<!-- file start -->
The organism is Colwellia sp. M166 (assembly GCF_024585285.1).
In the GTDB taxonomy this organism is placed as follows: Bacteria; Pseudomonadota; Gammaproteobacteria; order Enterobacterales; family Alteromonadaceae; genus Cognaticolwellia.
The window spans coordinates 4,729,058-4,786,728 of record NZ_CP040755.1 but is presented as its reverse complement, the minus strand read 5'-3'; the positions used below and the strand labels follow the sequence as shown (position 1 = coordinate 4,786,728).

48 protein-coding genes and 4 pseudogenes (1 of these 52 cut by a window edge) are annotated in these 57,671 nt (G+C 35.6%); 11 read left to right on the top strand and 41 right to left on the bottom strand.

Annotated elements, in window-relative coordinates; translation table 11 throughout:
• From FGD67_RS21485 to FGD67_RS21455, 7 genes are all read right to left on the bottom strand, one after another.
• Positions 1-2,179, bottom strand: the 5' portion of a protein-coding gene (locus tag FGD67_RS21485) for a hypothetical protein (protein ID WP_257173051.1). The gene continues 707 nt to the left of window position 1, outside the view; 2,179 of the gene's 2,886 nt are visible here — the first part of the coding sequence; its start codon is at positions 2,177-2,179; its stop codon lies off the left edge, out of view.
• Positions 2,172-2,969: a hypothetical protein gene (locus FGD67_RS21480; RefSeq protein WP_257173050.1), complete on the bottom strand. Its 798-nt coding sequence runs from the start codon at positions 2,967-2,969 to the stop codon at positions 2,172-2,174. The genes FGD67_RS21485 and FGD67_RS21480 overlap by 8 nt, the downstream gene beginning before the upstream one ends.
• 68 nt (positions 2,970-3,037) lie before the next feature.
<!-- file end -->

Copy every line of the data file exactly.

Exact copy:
The organism is Colwellia sp. M166 (assembly GCF_024585285.1).
In the GTDB taxonomy this organism is placed as follows: Bacteria; Pseudomonadota; Gammaproteobacteria; order Enterobacterales; family Alteromonadaceae; genus Cognaticolwellia.
The window spans coordinates 4,729,058-4,786,728 of record NZ_CP040755.1 but is presented as its reverse complement, the minus strand read 5'-3'; the positions used below and the strand labels follow the sequence as shown (position 1 = coordinate 4,786,728).

48 protein-coding genes and 4 pseudogenes (1 of these 52 cut by a window edge) are annotated in these 57,671 nt (G+C 35.6%); 11 read left to right on the top strand and 41 right to left on the bottom strand.

Annotated elements, in window-relative coordinates; translation table 11 throughout:
• From FGD67_RS21485 to FGD67_RS21455, 7 genes are all read right to left on the bottom strand, one after another.
• Positions 1-2,179, bottom strand: the 5' portion of a protein-coding gene (locus tag FGD67_RS21485) for a hypothetical protein (protein ID WP_257173051.1). The gene continues 707 nt to the left of window position 1, outside the view; 2,179 of the gene's 2,886 nt are visible here — the first part of the coding sequence; its start codon is at positions 2,177-2,179; its stop codon lies off the left edge, out of view.
• Positions 2,172-2,969: a hypothetical protein gene (locus FGD67_RS21480; RefSeq protein WP_257173050.1), complete on the bottom strand. Its 798-nt coding sequence runs from the start codon at positions 2,967-2,969 to the stop codon at positions 2,172-2,174. The genes FGD67_RS21485 and FGD67_RS21480 overlap by 8 nt, the downstream gene beginning before the upstream one ends.
• 68 nt (positions 2,970-3,037) lie before the next feature.